Because light 705 must have a given polarization to traverse polarizing prism 720 in the above-described manner, the polarization upon exiting polarizing prism 720 toward surface 760 has a given polarization. However, to project two or more polarizations on to surface 760 in accordance with aspects of the present invention (e.g., s-polarized light for features of mask aligned in the x-direction, and s-polarized light for features of mask aligned in the y-direction), a birefringent half-wave plate 755 is placed between lens system 750 and photosensitive surface 760. By rotating half-wave plate 755, the polarization of light projected though it can be rotated by 90 degrees. Although half-wave plate 755 is illustrated between lens system 750 and surface 760, half-wave plate 755 can be located anywhere between prism 720 and surface 760. Preferably, half-wave plate 755 is located where the divergence angle of light is relatively small.

In a first pupil filter position, pupil filter 735 is selective of features of mask 745 aligned in a first direction, and half-wave plate 755 is oriented to project s-polarized light corresponding to the first direction onto surface 760. In a second pupil filter position, pupil filter 735 is selective of features of mask 745 aligned in a second direction and half-wave plate 755 is oriented to project s-polarized light corresponding to the second direction onto surface 760. For example, in a first step pupil filter 735 and half-wave plate 755 are coordinated to print features of mask 745 that are aligned in the x-direction using s-polarized light. In a second step, pupil filter 735 and half-wave plate 755 are coordinated to print features of mask 745 that are aligned in the y-direction using s-polarized light. After completing the printing of features aligned in the x-direction (i.e., step one), pupil filter 735 is rotated 90 degrees and half-wave plate is rotated 45 degrees to print features aligned in the y-direction (step two).

Having thus described the inventive concepts and a number of exemplary embodiments, it will be apparent to those skilled in the art that the invention may be implemented in various ways, and that modifications and improvements will readily occur to such persons. Thus, the examples given are not intended to be limiting, and are provided by way of example only. The invention is limited only as required by the following claims and equivalents thereto.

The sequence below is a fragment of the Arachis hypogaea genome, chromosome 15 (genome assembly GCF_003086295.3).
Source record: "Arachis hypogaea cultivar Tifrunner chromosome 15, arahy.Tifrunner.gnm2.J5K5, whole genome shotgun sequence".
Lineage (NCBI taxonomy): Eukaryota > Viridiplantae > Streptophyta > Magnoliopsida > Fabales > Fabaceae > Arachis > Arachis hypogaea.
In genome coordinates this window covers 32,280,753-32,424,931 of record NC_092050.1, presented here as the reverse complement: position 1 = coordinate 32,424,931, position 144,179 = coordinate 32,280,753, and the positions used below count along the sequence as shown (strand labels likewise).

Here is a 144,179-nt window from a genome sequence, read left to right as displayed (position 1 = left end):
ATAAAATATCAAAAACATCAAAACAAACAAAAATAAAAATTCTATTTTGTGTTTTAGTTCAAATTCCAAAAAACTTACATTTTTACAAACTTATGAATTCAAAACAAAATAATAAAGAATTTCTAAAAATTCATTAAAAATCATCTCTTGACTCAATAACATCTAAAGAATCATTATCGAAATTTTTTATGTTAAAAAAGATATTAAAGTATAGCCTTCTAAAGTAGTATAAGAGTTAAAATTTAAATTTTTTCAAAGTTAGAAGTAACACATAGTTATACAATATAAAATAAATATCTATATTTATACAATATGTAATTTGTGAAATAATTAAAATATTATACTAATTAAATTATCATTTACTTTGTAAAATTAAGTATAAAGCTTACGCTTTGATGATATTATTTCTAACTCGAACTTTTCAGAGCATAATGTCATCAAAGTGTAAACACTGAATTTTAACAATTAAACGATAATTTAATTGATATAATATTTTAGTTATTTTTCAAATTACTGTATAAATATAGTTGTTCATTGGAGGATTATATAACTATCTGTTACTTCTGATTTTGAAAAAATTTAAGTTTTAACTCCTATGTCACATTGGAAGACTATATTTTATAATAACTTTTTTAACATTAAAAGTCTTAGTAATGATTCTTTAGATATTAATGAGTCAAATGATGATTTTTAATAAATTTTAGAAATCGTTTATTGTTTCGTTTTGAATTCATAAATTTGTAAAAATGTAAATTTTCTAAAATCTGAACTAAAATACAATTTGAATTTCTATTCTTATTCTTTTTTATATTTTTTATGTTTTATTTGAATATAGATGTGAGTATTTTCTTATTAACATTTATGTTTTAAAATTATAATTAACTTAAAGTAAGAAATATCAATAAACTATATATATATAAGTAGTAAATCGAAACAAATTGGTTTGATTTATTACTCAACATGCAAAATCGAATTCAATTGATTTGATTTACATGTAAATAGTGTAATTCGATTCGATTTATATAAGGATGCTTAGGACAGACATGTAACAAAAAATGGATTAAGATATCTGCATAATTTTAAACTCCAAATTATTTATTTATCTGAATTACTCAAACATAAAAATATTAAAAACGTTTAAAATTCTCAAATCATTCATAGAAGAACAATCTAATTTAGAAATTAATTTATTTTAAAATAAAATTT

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Referenced by
Citing PatentFiling datePublication dateApplicantTitle
US7312852 *Dec 28, 2004Dec 25, 2007Asml Netherlands B.V.Polarized radiation in lithographic apparatus and device manufacturing method
US7345740 *Apr 8, 2005Mar 18, 2008Asml Netherlands B.V.Polarized radiation in lithographic apparatus and device manufacturing method
US7799486Nov 21, 2006Sep 21, 2010Infineon Technologies Agforming a first pattern in a first region of the substrate, and forming a second pattern in a second region of the substrate, the second pattern comprising patterns for features oriented differently than patterns for features of the first pattern; electronic applications, e.g. computers, cellular phone
US7916391Mar 4, 2005Mar 29, 2011Carl Zeiss Smt GmbhApparatus for providing a pattern of polarization
US7929116 *Jan 30, 2008Apr 19, 2011Asml Netherlands B.V.Polarized radiation in lithographic apparatus and device manufacturing method
US7947431 *Jul 30, 2010May 24, 2011Infineon Technologies AgLithography masks and methods of manufacture thereof
US8259393Oct 28, 2009Sep 4, 2012Carl Zeiss Smt GmbhPolarization-modulating optical element
US8270077May 25, 2006Sep 18, 2012Carl Zeiss Smt GmbhPolarization-modulating optical element
US8279524Jan 14, 2005Oct 2, 2012Carl Zeiss Smt GmbhPolarization-modulating optical element
US8289623Mar 23, 2010Oct 16, 2012Carl Zeiss Smt GmbhPolarization-modulating optical element
US8320043Sep 5, 2008Nov 27, 2012Carl Zeiss Smt GmbhIllumination apparatus for microlithographyprojection system including polarization-modulating optical element
US8482717Aug 29, 2008Jul 9, 2013Carl Zeiss Smt GmbhPolarization-modulating optical element
US8711479Mar 13, 2013Apr 29, 2014Carl Zeiss Smt GmbhIllumination apparatus for microlithography projection system including polarization-modulating optical element
US8861084Aug 28, 2008Oct 14, 2014Carl Zeiss Smt AgPolarization-modulating optical element
Classifications
U.S. Classification359/738, 355/71
International ClassificationG03F7/20
Cooperative ClassificationG03F7/70308, G03F7/70566
European ClassificationG03F7/70F18, G03F7/70L4D